Three reasons why Pop will approach this season the same as he always has, and why the league may not care.
Splashy uniform reveals hogged much of NBA Twitter’s short attention span this week, but a much more significant reveal was made regarding the league’s schedule. Adam Silver continued the slow roll-out of his scheduling reform, eliminating bugaboos like four games in five nights, reducing one-game road trips, and encroaching on football’s sacred turf by daring to play more games on weekends during the fall.
Like many NBA observers, Spurs coach Gregg Popovich would prefer a shorter season. It never made sense for basketball to start before November, let alone prior to the World Series; but the league is doubling down in that direction. Let’s be clear, though: Any changes made to support player rest that are based on continuing the 82 game season are kind of like treating a chronic smoker by asking him to only light up outside.
Nevertheless, the changes should make it easier for coaches like Pop to buy their players more meaningful rest while also respecting the league’s need to provide a marquee product.
Unlike his predecessor, Silver is way too classy to ring Pop with a “happy now?” phone call. Of course, Silver hasn’t had to deal with a Spurs Benchgate crisis like what Pop laid on David Stern when he rested four players in a high-profile game against Miami five years ago. And anyway, there are a three reasons why I think the schedule changes aren’t going matter all that much to the Spurs, let alone prompt Pop to use his most notorious buzzword.
First of all, while Pop and the Spurs are rightly credited for bringing the rest movement into the limelight, it’s LeBron James’ selective resting which has brought it into the mainstream. LeBron has taken the long view towards his own career, and in the process has put the Best-Player-in-the-World Stamp of Approval on what otherwise might have been a boutique philosophy. Other players and teams – including the best team in the league, Golden State – have adopted the philosophy, meaning the Spurs are no longer even the most high-profile resters.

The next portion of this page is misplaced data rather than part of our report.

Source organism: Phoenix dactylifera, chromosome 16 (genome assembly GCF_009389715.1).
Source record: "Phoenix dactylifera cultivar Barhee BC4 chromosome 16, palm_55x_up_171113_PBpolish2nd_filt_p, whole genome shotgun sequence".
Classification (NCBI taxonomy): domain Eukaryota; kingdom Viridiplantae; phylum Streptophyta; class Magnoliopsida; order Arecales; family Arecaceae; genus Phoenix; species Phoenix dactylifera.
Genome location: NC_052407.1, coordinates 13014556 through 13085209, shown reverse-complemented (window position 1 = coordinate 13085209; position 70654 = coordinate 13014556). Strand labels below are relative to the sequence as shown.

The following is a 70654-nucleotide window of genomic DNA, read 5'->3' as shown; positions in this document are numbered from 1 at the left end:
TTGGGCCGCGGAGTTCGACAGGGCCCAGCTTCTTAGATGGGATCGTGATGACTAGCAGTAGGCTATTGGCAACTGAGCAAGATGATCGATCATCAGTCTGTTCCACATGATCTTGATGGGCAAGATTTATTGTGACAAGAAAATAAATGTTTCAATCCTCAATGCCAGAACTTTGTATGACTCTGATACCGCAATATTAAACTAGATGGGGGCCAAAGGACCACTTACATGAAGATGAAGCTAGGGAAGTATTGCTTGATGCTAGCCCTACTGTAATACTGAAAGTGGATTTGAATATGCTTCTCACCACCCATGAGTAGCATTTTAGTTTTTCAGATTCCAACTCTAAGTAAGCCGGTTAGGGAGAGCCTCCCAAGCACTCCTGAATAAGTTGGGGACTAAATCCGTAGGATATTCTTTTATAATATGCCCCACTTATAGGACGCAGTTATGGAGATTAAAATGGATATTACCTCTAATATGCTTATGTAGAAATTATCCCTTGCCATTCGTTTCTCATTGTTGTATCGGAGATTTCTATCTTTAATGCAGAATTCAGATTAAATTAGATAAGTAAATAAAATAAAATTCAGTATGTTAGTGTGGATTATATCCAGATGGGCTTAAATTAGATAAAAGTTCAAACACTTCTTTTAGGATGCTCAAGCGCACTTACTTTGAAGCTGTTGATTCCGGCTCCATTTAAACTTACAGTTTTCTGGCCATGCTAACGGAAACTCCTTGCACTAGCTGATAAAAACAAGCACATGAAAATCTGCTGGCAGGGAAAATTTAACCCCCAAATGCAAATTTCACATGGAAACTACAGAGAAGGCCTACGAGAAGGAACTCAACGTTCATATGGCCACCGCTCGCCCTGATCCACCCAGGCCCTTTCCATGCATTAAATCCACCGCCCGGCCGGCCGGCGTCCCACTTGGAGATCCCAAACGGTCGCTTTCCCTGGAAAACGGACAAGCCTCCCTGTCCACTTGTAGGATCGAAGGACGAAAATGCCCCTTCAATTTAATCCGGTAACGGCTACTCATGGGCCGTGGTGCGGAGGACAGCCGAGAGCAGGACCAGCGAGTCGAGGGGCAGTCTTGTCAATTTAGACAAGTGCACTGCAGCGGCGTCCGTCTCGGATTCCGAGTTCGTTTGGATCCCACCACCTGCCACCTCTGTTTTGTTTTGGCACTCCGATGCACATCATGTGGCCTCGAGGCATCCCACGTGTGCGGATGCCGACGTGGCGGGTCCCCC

Another reason the effects of the scheduling change will be muted is that Pop will continue to do what he thinks is best for his team. His focus has always been on April, May, and June, and if he thinks resting one or more players for a marquee matchup in November is important to that cause, he’s not going to think twice about it. If that does happen, though, I’d be surprised if any fine came down from the league office this time, because — gosh, there’s no easy way to say this:
Marquee Spurs matchups could decline overall, because the Spurs only have one marquee player left.
Back when the Miami incident happened, it was a big deal for Pop to rest Duncan, Parker, and Ginobili because all three were still playing at an All-Star level. In losing out on the Chris Paul sweepstakes, the Spurs enter this season only one surefire All-Star. And the league has changed since then, as well. In 2012, there was one superteam; in 2017, there are three, and at least four more attempting to get to that level. The Spurs’ opponent on opening night, the Timberwolves, is one of the teams trying to break through. Two others, Golden State and Houston, are likely playoff opponents again this season, which means it’s likely the Spurs championship hopes will depend on them defeating four straight teams with multiple All-Stars.
So don’t be surprised if Pop surveys the landscape of superteams this season and decides even more rest is in order.
Source: Pounding The Rock